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When our ancestors boldly declared America's Independence, the hopes of countless people around the world went with them. Among those who understood the significance of America's struggle for liberty and self-government was the daring Polish patriot, Casimir Pulaski.

Before he journeyed to the United States and volunteered to join the Continental Army, Casimir Pulaski had fought to free his native Poland from tyranny and foreign domination. His devotion to the cause of liberty cost him dearly -- forced into exile, the young Count had to leave behind both his personal fortune and his beloved homeland. Yet Count Pulaski never relinquished his belief in the universal cause of freedom. He reportedly wrote to General George Washington: "I came here, where Freedom is being defended, to serve it, and to live or die for it.'' With those words, Casimir Pulaski expressed his determination to stand in solidarity with the American colonists.

An experienced and highly skilled tactician, Count Pulaski was named a General in the Continental Army and was eventually given command of his own cavalry unit. From the time he volunteered for service until his last day in command of the Pulaski Legion, this lifelong freedom fighter participated in a number of important campaigns -- including Brandywine, Germantown, and Trenton. Leading a bold charge during the siege of Savannah on October 9, 1779, he was mortally wounded. He died two days later and was buried at sea.

Were he alive today, Pulaski would find his dreams fulfilled, the cause of freedom won. The ideals of liberty and representative government that were planted on these shores more than 200 years ago have taken root around the world. Under a new, democratic government, the Polish people have begun working to break the cycle of impoverishment and decline imposed by nearly half a century of totalitarian rule. The United States wholeheartedly supports their courageous and determined efforts to establish a market-oriented economy and stable democratic rule.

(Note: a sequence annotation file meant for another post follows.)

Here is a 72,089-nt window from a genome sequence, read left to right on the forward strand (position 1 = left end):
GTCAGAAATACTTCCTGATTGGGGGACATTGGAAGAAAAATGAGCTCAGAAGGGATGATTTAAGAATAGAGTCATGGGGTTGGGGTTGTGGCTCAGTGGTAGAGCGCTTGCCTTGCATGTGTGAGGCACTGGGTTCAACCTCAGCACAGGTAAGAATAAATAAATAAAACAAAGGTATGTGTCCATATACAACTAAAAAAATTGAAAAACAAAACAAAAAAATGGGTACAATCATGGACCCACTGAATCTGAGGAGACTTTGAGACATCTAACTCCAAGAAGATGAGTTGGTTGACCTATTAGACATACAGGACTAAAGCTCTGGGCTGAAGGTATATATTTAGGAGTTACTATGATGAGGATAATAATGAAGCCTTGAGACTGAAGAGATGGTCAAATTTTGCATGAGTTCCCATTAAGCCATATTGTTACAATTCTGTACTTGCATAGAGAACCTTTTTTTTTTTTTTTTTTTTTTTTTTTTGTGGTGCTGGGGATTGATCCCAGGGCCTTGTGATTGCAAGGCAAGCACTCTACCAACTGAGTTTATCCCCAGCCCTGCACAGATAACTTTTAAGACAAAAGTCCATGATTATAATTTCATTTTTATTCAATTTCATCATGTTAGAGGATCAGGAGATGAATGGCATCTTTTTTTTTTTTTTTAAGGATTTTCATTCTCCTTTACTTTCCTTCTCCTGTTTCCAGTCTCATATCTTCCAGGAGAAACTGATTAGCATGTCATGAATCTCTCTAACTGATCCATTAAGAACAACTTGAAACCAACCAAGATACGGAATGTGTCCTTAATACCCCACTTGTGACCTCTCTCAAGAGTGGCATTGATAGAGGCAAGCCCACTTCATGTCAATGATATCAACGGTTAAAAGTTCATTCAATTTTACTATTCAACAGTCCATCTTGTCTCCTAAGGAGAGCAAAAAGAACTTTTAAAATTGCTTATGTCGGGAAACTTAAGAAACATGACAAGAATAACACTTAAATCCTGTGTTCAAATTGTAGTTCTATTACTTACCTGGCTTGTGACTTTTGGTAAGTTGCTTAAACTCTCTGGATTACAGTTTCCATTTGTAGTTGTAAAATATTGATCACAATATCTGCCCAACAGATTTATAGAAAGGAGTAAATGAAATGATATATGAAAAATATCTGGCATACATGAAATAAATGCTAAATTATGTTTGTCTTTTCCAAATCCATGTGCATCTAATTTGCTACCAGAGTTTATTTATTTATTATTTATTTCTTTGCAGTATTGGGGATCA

On this occasion, as we remember General Pulaski's extraordinary contributions to our country, we also pay tribute to our friends in Poland and to the many Americans of Polish descent who have labored and sacrificed to uphold the cause of freedom. Their faithfulness and resolve, like that of General Pulaski, offers a worthy example to us all.

Now, Therefore, I George Bush, President of the United States of America, by virtue of the authority vested in me by the Constitution and laws of the United States, do hereby proclaim October 11, 1991, as General Pulaski Memorial Day. I direct the appropriate government officials to display the flag of the United States on all government buildings on that day, and I encourage the people of the United States to commemorate this occasion as appropriate throughout the land.

In Witness Whereof, I have hereunto set my hand this tenth day of September, in the year of our Lord nineteen hundred and ninety-one, and of the Independence of the United States of America the two hundred and sixteenth.

George Bush

[Filed with the Office of the Federal Register, 4:02 p.m., September 10, 1991] Note: This proclamation was published in the Federal Register of September 12.

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